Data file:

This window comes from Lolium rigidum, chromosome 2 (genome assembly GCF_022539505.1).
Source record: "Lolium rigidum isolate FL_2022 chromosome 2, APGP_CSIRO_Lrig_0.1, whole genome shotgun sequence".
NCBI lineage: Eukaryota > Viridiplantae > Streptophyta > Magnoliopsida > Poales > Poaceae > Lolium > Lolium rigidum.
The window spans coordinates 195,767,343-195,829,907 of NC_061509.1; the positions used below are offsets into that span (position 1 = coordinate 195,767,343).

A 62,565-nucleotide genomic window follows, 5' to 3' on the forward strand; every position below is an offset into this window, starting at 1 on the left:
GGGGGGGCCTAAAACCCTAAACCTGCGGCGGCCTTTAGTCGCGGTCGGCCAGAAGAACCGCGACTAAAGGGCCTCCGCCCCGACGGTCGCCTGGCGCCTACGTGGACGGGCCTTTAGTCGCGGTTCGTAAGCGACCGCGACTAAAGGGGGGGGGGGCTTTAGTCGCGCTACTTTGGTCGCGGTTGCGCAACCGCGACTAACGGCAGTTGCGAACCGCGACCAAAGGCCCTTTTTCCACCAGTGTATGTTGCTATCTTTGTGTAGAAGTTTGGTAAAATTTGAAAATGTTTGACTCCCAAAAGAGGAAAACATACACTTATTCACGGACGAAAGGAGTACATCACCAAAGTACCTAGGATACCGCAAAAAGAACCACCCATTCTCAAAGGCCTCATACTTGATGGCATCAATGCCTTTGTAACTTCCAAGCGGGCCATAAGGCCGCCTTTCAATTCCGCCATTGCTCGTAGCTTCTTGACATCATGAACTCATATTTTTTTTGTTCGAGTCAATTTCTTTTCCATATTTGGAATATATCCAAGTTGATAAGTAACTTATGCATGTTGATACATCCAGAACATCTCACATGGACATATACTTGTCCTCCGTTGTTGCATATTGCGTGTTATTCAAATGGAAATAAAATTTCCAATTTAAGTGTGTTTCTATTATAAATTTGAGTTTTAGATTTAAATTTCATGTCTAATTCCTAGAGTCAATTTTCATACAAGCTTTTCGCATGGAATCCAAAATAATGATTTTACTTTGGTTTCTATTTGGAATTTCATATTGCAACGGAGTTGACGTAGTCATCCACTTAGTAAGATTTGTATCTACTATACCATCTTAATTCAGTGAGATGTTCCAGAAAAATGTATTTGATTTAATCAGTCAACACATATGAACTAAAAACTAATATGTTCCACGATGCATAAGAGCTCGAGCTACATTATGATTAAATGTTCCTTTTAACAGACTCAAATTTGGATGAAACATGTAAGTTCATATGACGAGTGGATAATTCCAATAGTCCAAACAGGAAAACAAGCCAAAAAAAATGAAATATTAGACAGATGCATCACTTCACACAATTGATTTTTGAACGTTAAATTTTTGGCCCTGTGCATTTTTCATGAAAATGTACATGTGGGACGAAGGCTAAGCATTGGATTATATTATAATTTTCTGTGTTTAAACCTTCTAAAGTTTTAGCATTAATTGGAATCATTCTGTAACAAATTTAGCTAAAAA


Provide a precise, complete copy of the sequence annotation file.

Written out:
This window comes from Lolium rigidum, chromosome 2 (genome assembly GCF_022539505.1).
Source record: "Lolium rigidum isolate FL_2022 chromosome 2, APGP_CSIRO_Lrig_0.1, whole genome shotgun sequence".
NCBI lineage: Eukaryota > Viridiplantae > Streptophyta > Magnoliopsida > Poales > Poaceae > Lolium > Lolium rigidum.
The window spans coordinates 195,767,343-195,829,907 of NC_061509.1; the positions used below are offsets into that span (position 1 = coordinate 195,767,343).

A 62,565-nucleotide genomic window follows, 5' to 3' on the forward strand; every position below is an offset into this window, starting at 1 on the left:
GGGGGGGCCTAAAACCCTAAACCTGCGGCGGCCTTTAGTCGCGGTCGGCCAGAAGAACCGCGACTAAAGGGCCTCCGCCCCGACGGTCGCCTGGCGCCTACGTGGACGGGCCTTTAGTCGCGGTTCGTAAGCGACCGCGACTAAAGGGGGGGGGGGCTTTAGTCGCGCTACTTTGGTCGCGGTTGCGCAACCGCGACTAACGGCAGTTGCGAACCGCGACCAAAGGCCCTTTTTCCACCAGTGTATGTTGCTATCTTTGTGTAGAAGTTTGGTAAAATTTGAAAATGTTTGACTCCCAAAAGAGGAAAACATACACTTATTCACGGACGAAAGGAGTACATCACCAAAGTACCTAGGATACCGCAAAAAGAACCACCCATTCTCAAAGGCCTCATACTTGATGGCATCAATGCCTTTGTAACTTCCAAGCGGGCCATAAGGCCGCCTTTCAATTCCGCCATTGCTCGTAGCTTCTTGACATCATGAACTCATATTTTTTTTGTTCGAGTCAATTTCTTTTCCATATTTGGAATATATCCAAGTTGATAAGTAACTTATGCATGTTGATACATCCAGAACATCTCACATGGACATATACTTGTCCTCCGTTGTTGCATATTGCGTGTTATTCAAATGGAAATAAAATTTCCAATTTAAGTGTGTTTCTATTATAAATTTGAGTTTTAGATTTAAATTTCATGTCTAATTCCTAGAGTCAATTTTCATACAAGCTTTTCGCATGGAATCCAAAATAATGATTTTACTTTGGTTTCTATTTGGAATTTCATATTGCAACGGAGTTGACGTAGTCATCCACTTAGTAAGATTTGTATCTACTATACCATCTTAATTCAGTGAGATGTTCCAGAAAAATGTATTTGATTTAATCAGTCAACACATATGAACTAAAAACTAATATGTTCCACGATGCATAAGAGCTCGAGCTACATTATGATTAAATGTTCCTTTTAACAGACTCAAATTTGGATGAAACATGTAAGTTCATATGACGAGTGGATAATTCCAATAGTCCAAACAGGAAAACAAGCCAAAAAAAATGAAATATTAGACAGATGCATCACTTCACACAATTGATTTTTGAACGTTAAATTTTTGGCCCTGTGCATTTTTCATGAAAATGTACATGTGGGACGAAGGCTAAGCATTGGATTATATTATAATTTTCTGTGTTTAAACCTTCTAAAGTTTTAGCATTAATTGGAATCATTCTGTAACAAATTTAGCTAAAAA